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  • Melissa Thornton thinks this is interesting:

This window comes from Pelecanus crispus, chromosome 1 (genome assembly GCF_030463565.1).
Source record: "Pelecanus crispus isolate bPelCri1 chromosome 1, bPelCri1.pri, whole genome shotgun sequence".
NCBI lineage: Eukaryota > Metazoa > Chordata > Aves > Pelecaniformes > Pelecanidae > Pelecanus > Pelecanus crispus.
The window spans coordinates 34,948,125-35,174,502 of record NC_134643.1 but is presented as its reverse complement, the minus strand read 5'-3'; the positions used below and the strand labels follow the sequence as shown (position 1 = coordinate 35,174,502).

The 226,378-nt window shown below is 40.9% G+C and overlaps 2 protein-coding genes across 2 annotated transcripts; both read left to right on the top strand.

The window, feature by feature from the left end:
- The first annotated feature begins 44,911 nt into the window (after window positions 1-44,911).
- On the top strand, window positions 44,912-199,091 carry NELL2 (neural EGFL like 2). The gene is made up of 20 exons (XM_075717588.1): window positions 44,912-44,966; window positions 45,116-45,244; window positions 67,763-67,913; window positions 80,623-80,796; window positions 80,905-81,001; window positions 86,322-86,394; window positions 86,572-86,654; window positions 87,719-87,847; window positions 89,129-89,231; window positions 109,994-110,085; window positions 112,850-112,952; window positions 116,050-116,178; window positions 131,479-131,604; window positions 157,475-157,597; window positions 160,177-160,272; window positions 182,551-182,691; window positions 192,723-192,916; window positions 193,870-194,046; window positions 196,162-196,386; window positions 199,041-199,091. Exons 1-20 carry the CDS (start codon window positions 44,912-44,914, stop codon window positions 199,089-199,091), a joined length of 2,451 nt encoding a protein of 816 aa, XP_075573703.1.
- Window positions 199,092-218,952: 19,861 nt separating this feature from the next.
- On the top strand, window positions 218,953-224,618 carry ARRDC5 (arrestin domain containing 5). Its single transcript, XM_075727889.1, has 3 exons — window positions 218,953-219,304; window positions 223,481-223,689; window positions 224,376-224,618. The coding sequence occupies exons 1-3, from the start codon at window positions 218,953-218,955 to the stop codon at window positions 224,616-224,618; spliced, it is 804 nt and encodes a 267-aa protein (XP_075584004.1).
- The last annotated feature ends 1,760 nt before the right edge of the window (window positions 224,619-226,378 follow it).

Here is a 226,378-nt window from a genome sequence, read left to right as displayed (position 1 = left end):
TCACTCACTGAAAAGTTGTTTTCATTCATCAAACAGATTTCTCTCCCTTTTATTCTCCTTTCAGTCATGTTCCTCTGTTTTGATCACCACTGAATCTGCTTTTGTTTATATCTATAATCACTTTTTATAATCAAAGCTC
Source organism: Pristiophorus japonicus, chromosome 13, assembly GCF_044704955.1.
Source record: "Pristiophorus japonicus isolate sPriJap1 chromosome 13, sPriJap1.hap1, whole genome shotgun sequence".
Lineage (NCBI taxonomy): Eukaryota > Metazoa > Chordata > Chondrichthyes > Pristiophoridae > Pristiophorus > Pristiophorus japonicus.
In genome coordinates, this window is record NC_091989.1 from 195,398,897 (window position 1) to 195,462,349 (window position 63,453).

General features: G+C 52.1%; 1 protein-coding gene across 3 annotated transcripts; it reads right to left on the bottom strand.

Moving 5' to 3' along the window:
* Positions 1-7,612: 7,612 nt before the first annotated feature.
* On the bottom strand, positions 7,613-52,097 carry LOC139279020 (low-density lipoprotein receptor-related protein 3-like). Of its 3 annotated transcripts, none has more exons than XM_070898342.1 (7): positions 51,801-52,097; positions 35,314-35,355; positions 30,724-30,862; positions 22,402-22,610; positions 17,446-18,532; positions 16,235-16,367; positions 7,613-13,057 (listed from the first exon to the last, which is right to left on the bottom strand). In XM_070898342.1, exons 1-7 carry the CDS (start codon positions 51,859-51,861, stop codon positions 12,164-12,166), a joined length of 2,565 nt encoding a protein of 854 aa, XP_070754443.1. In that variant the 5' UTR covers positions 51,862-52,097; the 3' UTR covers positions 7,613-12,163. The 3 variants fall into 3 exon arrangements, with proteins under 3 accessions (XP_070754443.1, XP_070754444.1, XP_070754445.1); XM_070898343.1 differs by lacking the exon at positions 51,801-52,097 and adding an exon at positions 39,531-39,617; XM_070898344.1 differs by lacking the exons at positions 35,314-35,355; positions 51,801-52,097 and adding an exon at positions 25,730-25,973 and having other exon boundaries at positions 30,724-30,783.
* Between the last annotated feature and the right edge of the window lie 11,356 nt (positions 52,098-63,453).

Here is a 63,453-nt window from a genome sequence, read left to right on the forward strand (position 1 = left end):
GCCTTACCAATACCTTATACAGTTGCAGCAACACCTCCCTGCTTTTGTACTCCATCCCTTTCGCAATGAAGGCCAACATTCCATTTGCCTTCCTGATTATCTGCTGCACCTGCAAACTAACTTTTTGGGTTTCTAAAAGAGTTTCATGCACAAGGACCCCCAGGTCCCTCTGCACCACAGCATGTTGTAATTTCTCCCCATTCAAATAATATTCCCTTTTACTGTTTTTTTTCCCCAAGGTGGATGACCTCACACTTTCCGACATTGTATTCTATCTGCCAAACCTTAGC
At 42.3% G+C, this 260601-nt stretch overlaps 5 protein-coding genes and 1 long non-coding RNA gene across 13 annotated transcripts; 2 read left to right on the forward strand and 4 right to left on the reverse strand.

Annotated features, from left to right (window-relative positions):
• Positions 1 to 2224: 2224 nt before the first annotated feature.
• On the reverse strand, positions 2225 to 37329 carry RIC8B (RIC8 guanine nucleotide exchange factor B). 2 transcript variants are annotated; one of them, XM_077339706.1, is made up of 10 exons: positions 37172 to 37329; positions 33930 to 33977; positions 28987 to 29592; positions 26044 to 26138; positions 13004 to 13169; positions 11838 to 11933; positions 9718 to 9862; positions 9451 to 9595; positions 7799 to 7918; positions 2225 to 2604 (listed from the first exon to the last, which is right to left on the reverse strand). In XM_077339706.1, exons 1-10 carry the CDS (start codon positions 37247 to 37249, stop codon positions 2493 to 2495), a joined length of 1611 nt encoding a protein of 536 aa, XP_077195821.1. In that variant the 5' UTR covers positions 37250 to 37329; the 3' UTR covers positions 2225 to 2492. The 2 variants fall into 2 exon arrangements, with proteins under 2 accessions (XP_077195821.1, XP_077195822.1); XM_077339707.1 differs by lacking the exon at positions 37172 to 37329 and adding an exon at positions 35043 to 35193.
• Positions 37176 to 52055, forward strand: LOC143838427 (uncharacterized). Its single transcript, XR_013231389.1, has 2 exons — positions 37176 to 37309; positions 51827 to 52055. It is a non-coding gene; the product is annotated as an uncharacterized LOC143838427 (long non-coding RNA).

On the other hand, in a newly formed start-up with a new team, a poor understanding of the subject matter, and a new challenge that requires bleeding-edge technology, it is fairly certain that a lot can and will go wrong. This must be planned for. A good textbook answer for buffering in such a situation would be 200% [Goldratt 1997, p. 46]. In reality, it is only possible to get away with such a buffer, if there is no process maturity and no one making public guesses as to how long the project should take. In many cases, a development manager will find it impossible to gain agreement on 200%. In which case, I would suggest a fallback position of no less than 100%. Tab...